Ever since Normandy the Allies had prepared plans for the eventual collapse of the German armed forces and the prospect that they might have to deal with an unexpected surrender. It never happened. Despite the apparent hopelessness of the situation, as the nation faced ever more devastating assaults from east and west, there were still those whose near religous faith in Hitler remained strong. They might realise that they were in a minority but they still expected the so called ‘miracle weapons’ to be used to reverse the situation.
A senior NCO based in Wiesbaden was writing home during mid March. He knew that the situation was grim and that ‘they could no longer rely 100% on all their soldiers’. Yet he still believed:
that we’ll nevertheless win the war. I know that I’m laughed at by many people or thought mad. I know that there are only a few apart from me who have the courage to claim this, but I say it over and again: the Fuhrer is no scoundrel, and not so bad as to lie to an entire people and drive it to death.
Up to now the Fuhrer has always given us his love and promised us freedom and carried out all his plans. And if the Fuhrer prays to God that He may pardon him the last six weeks of this war of the nations then we know that there must and will be an awful and terrible end for our enemies.
We must firmly believe in Germany’s future — believe and ever more believe. A people that has so courageously lost so much blood for its greatness cannot perish. … Only our faith makes us strong, and I rely on the words of the Fuhrer that at the end of all the fighting there will be German victory.
This account appears in Ian Kershaw: The End: The Defiance and Destruction of Hitler’s Germany, 1944-1945
The Nazis continued to have a grip on the youth of the nation, a generation who had spent their entire lives under constant Nazi indoctrination. It was not unknown for members of the Hitler Youth to report their own parents for disloyal remarks. Many of the young men still entering the German armed forces were as zealous as ever – and if they were not, discipline was enforced swiftly and mercilessly:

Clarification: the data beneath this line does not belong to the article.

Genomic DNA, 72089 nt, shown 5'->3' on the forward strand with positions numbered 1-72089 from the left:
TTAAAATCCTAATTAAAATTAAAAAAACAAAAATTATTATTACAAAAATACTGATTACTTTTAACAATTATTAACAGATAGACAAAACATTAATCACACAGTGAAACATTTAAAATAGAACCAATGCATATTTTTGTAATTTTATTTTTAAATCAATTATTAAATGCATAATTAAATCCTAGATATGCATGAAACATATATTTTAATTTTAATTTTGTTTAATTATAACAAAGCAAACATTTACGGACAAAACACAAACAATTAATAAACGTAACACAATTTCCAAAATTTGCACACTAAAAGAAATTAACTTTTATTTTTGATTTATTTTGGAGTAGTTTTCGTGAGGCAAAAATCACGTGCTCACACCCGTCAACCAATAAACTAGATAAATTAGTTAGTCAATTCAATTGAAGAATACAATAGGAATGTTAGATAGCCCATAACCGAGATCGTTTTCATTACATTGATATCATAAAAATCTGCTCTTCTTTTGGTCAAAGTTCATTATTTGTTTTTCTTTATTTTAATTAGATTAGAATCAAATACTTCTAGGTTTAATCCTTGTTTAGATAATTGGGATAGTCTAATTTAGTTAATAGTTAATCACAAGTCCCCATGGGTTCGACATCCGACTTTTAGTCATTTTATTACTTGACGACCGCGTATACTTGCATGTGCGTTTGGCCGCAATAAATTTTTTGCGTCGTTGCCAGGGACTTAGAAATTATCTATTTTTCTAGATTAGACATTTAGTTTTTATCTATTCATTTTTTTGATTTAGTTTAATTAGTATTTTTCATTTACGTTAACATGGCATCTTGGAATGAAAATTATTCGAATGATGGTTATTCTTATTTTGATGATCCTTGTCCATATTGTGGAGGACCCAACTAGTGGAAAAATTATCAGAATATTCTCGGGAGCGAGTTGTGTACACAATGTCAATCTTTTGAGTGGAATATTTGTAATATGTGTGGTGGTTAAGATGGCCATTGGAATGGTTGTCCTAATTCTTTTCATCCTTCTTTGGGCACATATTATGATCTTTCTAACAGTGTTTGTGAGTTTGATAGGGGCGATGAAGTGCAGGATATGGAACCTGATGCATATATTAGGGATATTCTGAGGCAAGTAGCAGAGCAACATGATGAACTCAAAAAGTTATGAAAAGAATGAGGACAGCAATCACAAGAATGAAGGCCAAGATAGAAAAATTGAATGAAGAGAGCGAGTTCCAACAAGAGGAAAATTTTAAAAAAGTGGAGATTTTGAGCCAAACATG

Erwin Bartmann was an Unterscharfuhrer, junior squad leader or NCO, in the SS. He was a veteran of the Eastern Front but, after having recovered from wounds, he was posted to a training regiment:
A fresh batch of recruits arrived, all members of the Hitlerjugend. Oh, they knew it all — or at least thought they did. For them it was all, ‘Hooray, we’ll win the war for Hitler, Sieg Heil.’ None of them showed the least desire to participate in the training exercises that might soon save their lives.
Well, they came to the right place to have their arses kicked into shape. At two o’clock on a rain-soaked morning, I pulled them out of their beds for marching in full kit.
As we made our way along a forest track, there were the usual complaints but one of the Hitlerjungen lads overstepped the mark. ‘Nobody gets me out of bed for nothing. I tell you, he’ll be the ﬁrst to get it’, said a boy at the front of the group without realising I was within earshot.
I caught up with the cocky youngster, grabbed him by the shoulder and swung him round to face me. Before he could utter a word, I screwed the cloth of his camouﬂage jacket with my left hand, at his chest. The ﬁst of my right hand, filled with live riﬂe ammunition, thrust at his chin. ‘Here – take this’, I growled as the rest of the squad looked on. ‘Try it.’
In a faltering voice he said, ‘I apologise Unterscharfuhrer’.
The execution of Fahnenfluchtigen (deserters) was a weekly routine that took place on Fridays, in front of a sandy hillock. To see at close range the atomised blood and guts blast out of the condemned soldier’s back as bullets shot through his body must have shocked the recruits.
Yet, even after witnessing this dreadful spectacle, a recruit from the platoon under my command went missing one night. In an act of mesmerising stupidity, he sent a postcard, stamped in Frankfurt, to his sister who lived there saying that he had deserted and wanted to meet her at the railway station.
The vigilance of the postman was the young man’s downfall. As he was about to put the card through the sister’s letterbox, he read the message and immediately alerted the police who arrested the sender as he waited on the platform.
On his return to Spreenhagen, he received the inevitable, and inescapable, sentence of death from an SS court martial. The following Friday evening at 6 pm, he faced his executioners. ‘God bless Germany,’ he said stoically as awaited his fate. The bullets ripped through his body and he slumped to the ground, his tunic smoking at the exit wounds on his back. But a flicker of life still burned in the young heart.
An officer stepped forward to aim his O8 at the young lad’s head. He pulled the trigger – the tragic end of yet another life. Seventy years later, the horror of this shooting still visits my dreams.